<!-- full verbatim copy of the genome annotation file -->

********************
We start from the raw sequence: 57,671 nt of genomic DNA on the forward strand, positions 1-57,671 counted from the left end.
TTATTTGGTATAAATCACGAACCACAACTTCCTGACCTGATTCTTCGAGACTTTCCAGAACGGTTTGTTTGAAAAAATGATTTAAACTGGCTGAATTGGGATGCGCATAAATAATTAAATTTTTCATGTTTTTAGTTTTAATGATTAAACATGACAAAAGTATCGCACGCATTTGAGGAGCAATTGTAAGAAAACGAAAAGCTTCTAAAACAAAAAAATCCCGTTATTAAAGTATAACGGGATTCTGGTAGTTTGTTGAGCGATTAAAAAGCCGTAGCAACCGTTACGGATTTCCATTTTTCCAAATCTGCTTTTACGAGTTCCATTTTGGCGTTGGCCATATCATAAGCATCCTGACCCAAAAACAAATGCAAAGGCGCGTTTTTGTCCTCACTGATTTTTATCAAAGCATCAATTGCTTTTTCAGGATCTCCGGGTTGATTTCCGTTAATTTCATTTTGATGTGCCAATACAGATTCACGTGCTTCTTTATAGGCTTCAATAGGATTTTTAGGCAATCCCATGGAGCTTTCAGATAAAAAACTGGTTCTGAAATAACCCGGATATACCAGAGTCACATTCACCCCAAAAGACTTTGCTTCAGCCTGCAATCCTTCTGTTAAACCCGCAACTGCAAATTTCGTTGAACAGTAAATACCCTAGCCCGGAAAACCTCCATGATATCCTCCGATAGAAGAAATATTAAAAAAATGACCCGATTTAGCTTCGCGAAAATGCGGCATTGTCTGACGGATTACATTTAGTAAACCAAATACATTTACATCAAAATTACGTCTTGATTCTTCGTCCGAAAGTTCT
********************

We start from the raw sequence: 57,671 nt of genomic DNA on the forward strand, positions 1-57,671 counted from the left end.
TTATTTGGTATAAATCACGAACCACAACTTCCTGACCTGATTCTTCGAGACTTTCCAGAACGGTTTGTTTGAAAAAATGATTTAAACTGGCTGAATTGGGATGCGCATAAATAATTAAATTTTTCATGTTTTTAGTTTTAATGATTAAACATGACAAAAGTATCGCACGCATTTGAGGAGCAATTGTAAGAAAACGAAAAGCTTCTAAAACAAAAAAATCCCGTTATTAAAGTATAACGGGATTCTGGTAGTTTGTTGAGCGATTAAAAAGCCGTAGCAACCGTTACGGATTTCCATTTTTCCAAATCTGCTTTTACGAGTTCCATTTTGGCGTTGGCCATATCATAAGCATCCTGACCCAAAAACAAATGCAAAGGCGCGTTTTTGTCCTCACTGATTTTTATCAAAGCATCAATTGCTTTTTCAGGATCTCCGGGTTGATTTCCGTTAATTTCATTTTGATGTGCCAATACAGATTCACGTGCTTCTTTATAGGCTTCAATAGGATTTTTAGGCAATCCCATGGAGCTTTCAGATAAAAAACTGGTTCTGAAATAACCCGGATATACCAGAGTCACATTCACCCCAAAAGACTTTGCTTCAGCCTGCAATCCTTCTGTTAAACCCGCAACTGCAAATTTCGTTGAACAGTAAATACCCTAGCCCGGAAAACCTCCATGATATCCTCCGATAGAAGAAATATTAAAAAAATGACCCGATTTAGCTTCGCGAAAATGCGGCATTGTCTGACGGATTACATTTAGTAAACCAAATACATTTACATCAAAATTACGTCTTGATTCTTCGTCCGAAAGTTCT